Widgets Magazine

‘The Fallacy of Fairness’: Dissecting biases in academic science with Dr. Jo Handelsman

Dr. Jo Handelsman, Associate Director for Science at the White House Office of Science and Technology Policy, speaks at the Young Women Empowering Communities: Champions of Change event in Washington, DC. (AUBREY GEMIGNANI/NASA)

Scientists understand a great deal about the importance of diversity. Diverse ecosystems are more robust and resilient; genetic diversity is essential for evolution and adaptation; diverse data points make a more reliable study. Diverse viewpoints also make for higher quality work. “It’s our strength,” Dr. Jo Handelsman said to a room full of students and faculty on Tuesday, October 17th. “That’s what diversity is.” Despite all this, scientists are falling short in achieving diversity amongst themselves.

Dr. Handelsman’s talk, “The Fallacy of Fairness,” was this quarter’s WINS event — the WISE Inspirations Network at Stanford (WISE being Women in Science & Engineering). Dr. Handelsman is the former Associate Director for Science at the White House Office of Science & Technology Policy, and 2011 winner of the Presidential Award for Excellence in Science, Mathematics, and Engineering Mentoring. She began her talk at Stanford with this simple, but powerful, reminder. Diversity is our greatest resource in Science, Technology, Engineering & Math (STEM) but a resource that we are failing to utilize to its full potential.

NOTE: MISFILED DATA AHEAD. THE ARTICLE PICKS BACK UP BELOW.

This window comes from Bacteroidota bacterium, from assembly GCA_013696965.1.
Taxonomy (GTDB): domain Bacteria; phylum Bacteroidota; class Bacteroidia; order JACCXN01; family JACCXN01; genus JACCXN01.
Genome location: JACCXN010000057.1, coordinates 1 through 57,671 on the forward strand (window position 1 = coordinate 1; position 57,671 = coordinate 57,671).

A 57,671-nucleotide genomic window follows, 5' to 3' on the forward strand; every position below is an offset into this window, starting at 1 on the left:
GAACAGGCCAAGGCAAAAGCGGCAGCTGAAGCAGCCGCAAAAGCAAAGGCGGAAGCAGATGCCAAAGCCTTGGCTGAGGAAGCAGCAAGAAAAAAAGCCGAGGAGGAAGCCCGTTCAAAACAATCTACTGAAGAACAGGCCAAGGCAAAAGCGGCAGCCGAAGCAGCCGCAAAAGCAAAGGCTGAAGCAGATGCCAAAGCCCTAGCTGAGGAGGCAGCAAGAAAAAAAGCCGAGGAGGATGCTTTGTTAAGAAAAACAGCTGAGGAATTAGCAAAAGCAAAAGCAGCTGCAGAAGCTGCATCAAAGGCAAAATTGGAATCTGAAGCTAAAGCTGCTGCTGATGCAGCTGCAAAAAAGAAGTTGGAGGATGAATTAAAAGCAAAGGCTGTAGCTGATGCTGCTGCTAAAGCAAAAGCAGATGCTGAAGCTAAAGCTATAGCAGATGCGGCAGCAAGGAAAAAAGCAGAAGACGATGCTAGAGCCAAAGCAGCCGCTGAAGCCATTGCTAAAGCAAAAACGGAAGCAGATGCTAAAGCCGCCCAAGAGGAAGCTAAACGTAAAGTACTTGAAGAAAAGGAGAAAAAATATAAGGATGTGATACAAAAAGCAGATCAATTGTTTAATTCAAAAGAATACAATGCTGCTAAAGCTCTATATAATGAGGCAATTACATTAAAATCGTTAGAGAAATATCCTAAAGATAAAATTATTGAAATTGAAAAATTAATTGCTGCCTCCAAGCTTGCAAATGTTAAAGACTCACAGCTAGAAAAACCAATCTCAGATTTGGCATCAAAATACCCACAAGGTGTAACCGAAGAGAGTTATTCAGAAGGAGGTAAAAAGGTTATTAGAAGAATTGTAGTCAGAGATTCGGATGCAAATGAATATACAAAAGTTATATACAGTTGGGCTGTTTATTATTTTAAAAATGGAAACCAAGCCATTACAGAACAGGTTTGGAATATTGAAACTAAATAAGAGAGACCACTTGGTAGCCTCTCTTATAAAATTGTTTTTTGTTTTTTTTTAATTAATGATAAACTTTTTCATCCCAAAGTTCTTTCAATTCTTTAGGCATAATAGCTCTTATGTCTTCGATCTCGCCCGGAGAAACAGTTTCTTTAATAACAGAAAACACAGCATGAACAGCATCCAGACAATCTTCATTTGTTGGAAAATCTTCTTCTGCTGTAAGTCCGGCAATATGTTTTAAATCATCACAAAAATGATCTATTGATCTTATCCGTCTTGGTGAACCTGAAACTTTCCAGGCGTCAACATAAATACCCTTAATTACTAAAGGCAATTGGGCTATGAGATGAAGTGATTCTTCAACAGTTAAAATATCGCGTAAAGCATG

Many scientists seem to think of themselves and their field as beyond the systemic racism and sexism that plague other industries. Dr. Handelsman cited the attitude of “we’re trained to be objective, so this doesn’t apply to us.” However, unconscious biases form in people’s minds long before career paths are chosen, and they can be incredibly difficult to counteract. In fact, the myth of meritocracy is especially pervasive in scientific fields, as “we only hire the best” becomes an excuse to hire more white men — the demographic which has traditionally claimed ownership of “the best.”

“In science, the pay gap is even greater than it is in the United States generally. And that is just appalling,” Dr. Handelsman recounted. Among scientists and engineers employed full-time in the U.S., the salaries of men with bachelor’s degrees were 18% higher than women’s in 2008. This finding held true across all age groups — it was not a question of seniority. The biases that result in unequal pay and skewed hiring practices have been well-documented. There is real, scientifically rigorous data to support this.

After receiving continued complaints that faculty were not being paid appropriately, one department at an unnamed major research university had a group of outside evaluators rank each of its faculty members on a competence scale, to see how faithfully pay correlated with the quality of the work being done. The results showed that, for women, there was no correlation between ranking and pay. Female faculty were all paid similarly (and more modestly than their male colleagues), regardless of their distribution on the competence scale. For the male faculty, the results showed a clear upward trend — as one would hope to be the case, generally — higher competence translated to higher pay.